On a beautiful early fall day, we decided it was the perfect day for a late summer trip to the beach, cycling from Brantford to Port Dover.  The Trans Canada Trail normally takes the TH&B (Toronto Hamilton and Buffalo) Rail Trail out of Brantford to Mount Pleasant where it meets the LE&N (Lake Erie and Norfolk), which runs all the way to Port Dover.  Because the TH&B was closed for reconstruction we rode the LE&N out of Brantford.  (The TCT turns off at Simcoe, eventually meeting the Waterfront Trail at Port Burwell).

The entire trail is a well-maintained and well-signed stone dust rail trail. The trail is shaded by the trees that have grown on either side, with farmer’s fields and market gardens visible through the foliage.  There are a few remaining tobacco fields, and many derelict tobacco tobacco drying sheds, a reminder of the days when tobacco was king in this region.

In Waterford, the trail crosses a magnificent old rail bridge over the Waterford Ponds.

Shortly thereafter we made a short detour to the Bonnieheath Estate Lavender Winery.  The winery also produces cider and various lavender-infused products, from soap to lemonade.  We cooled off as we sampled some cider and lavender lemonade and then hopped back on the bikes.

In Simcoe, the sight of the Indulge Ice Cream red double decker bus reminded us again that we were hot and tired.  An ice cream was the perfect fuel for the last stretch of the ride into Port Dover.Ice Cream Bus.


As the sun set over the palm trees on the Port Dover beach, we enjoyed fried lake pickerel and a view of the boats returning to the harbour past the lighthouse.



GVT Day 23: Across the Finish Line!

Muddied but Unbowed!

Map 1 Dunnville:  10.6 km mostly on our bicycles

Click here for a map of our journey along the Grand Valley Trail.

Most of the trail from Dunnville to Lake Erie is along the towpath beside the old Feeder Canal, built to take water from the Grand River to the Welland Canal system.  We assumed that this would be bike-able.  After leaving Dunnville along the busy main road, the GVT soon moved onto the towpath.  Part of the towpath consists of coarse gravel private lanes leading to houses.  The rest is a dirt track that has been badly chewed up by ATVs.  Some of the mud-holes were so deep that they had become little frog ponds and the trail was barely passable on foot.  However, we managed to ride parts of it and drag our bikes across the worst sections.

Along the way we passed remnants of the old canal, including a rusting lock.

The trail finishes in Port Maitland, where the Feeder Canal enters the Grand River.  This was formerly a busy fishing port but is now a derelict industrial shipping terminal.  Here again are reminders of the area’s rich history.  The original massive lock is still in place, without the lock mechanism.  A cairn explains that this was the site of the first naval depot on Lake Erie, built in 1814 to protect from the risk of invasion from the United States.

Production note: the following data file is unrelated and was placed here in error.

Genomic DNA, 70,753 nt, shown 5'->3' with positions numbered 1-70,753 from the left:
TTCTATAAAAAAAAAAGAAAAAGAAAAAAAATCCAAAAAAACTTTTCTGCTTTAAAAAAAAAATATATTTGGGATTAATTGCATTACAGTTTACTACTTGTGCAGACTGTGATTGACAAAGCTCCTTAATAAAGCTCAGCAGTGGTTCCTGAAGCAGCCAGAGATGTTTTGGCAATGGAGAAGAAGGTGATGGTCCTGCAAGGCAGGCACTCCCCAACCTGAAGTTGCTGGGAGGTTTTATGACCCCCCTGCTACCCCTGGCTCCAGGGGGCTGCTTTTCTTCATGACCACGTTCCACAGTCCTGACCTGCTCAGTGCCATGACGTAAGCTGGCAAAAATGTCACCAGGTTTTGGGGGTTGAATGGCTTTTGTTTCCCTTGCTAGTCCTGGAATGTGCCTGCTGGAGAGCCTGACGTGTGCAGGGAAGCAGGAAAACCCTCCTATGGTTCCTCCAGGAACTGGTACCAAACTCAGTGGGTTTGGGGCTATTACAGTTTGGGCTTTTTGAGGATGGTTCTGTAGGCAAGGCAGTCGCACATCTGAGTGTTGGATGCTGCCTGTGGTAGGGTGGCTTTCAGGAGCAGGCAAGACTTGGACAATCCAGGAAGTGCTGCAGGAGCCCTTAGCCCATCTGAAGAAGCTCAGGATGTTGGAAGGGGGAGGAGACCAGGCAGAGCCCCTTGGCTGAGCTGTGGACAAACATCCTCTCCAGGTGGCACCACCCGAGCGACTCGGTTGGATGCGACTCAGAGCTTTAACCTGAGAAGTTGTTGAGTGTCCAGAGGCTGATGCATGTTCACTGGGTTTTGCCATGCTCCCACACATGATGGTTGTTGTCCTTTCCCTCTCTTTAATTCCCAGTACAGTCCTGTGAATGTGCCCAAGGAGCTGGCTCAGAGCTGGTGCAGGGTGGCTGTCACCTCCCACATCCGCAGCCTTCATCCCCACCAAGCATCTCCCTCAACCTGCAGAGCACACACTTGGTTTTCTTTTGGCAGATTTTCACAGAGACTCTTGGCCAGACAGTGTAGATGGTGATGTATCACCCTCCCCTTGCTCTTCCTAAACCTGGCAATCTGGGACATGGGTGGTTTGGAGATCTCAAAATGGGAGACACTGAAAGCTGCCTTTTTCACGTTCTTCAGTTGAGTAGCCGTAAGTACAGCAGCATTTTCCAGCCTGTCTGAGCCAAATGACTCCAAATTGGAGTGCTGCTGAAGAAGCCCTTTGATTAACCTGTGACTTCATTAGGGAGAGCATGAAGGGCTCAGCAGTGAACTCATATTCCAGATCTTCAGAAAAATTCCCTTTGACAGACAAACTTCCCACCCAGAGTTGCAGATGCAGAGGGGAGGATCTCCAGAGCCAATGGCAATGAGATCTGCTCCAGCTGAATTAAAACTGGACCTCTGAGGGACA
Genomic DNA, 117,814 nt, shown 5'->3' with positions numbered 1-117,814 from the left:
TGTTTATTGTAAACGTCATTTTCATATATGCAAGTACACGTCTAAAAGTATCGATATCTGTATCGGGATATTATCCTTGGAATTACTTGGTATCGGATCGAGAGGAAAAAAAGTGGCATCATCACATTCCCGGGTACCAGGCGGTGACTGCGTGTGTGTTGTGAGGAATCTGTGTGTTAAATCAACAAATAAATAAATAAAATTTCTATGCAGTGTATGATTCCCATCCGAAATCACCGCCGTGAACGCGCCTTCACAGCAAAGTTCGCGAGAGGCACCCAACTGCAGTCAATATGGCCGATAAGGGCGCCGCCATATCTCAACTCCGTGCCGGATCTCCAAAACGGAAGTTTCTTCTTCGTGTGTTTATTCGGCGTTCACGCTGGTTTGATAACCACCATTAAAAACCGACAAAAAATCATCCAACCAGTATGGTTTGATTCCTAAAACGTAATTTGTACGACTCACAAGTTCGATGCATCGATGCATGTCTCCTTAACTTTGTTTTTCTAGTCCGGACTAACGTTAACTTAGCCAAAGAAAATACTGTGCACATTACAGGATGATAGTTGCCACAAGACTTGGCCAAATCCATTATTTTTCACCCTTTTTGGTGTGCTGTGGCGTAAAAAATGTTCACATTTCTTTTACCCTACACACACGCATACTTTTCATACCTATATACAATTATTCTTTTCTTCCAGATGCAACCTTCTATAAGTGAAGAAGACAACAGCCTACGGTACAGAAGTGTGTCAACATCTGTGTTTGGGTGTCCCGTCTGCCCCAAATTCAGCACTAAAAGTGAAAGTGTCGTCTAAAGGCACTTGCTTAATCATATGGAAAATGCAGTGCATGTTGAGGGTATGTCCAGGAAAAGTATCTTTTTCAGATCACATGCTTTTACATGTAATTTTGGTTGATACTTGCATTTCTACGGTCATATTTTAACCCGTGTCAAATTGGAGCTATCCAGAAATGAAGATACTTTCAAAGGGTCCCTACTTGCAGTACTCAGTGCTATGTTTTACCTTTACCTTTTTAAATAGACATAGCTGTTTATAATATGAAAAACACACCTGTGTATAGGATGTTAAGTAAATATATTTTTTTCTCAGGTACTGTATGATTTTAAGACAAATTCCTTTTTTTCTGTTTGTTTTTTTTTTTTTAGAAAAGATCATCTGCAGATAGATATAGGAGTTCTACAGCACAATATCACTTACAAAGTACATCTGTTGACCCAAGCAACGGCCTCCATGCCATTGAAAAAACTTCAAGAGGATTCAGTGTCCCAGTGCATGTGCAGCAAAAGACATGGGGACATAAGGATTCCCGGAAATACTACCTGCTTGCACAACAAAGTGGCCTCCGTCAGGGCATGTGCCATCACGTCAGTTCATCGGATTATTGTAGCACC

The southern terminus of the Grand Valley Trail is an unimposing cairn in a small park beside the Grand River.  Unfortunately, access to the lake is blocked by a private cottage development.  We had to settle for a view of the lighthouses and Lake Erie in the distance.

Fortunately, there is a side trail of the GVT through nearby Rock Point Provincial Park, which is on the shores of Lake Erie.  We were able to complete our journey at the lake.

Lake Erie

Mission Accomplished!  We have hiked or biked the entire Grand Valley Trail from Alton to Lake Erie, all 279 km.  What is next?  There are many other trails in the Grand River watershed.  We are currently mapping the entire Trans Canada Trail as it passes through the watershed and connects us with the Waterfront Trail.  Next year we plan to start canoeing downstream from Elora.

We are a lot fitter than we were in April when we started our journey.  We have learned a lot about the history, geography and ecology of the area in which we live.  By moving at a human pace we have become more connected to the land under our feet.  We have developed an appreciation for well-maintained and well-marked hiking and biking trails and better understand the challenges of trail development.  We hope to bring many other people back to the Grand River in the coming years as we develop the Grand Watershed Trails Network.

GVT Day 22: A Canadian History Lesson

Map 3 Cayuga to Map 1 Dunnville (5.1 km hiking and 29.9 km biking)

After a good night’s sleep at Jay’s Motel (a basic but clean, quiet and comfortable motel in the middle of the countryside between Jarvis and Cayuga) we started hiking from Townline Rd to Ruthven.  The trail starts beside a field and then enters a woodlot.  In places the trail was blocked by fallen trees and at times it was obscured by meandering side trails.  However each time we thought we were lost, we spied a blaze in the distance and were back on track.  At one point the trail circumnavigated a field, which is often a challenge as there is nowhere to put blazes, but we spotted a little boardwalk over a wetland and found the blaze leading back into the woodlot.  After a very short walk along Highway 54, the trail enters Ruthven Park.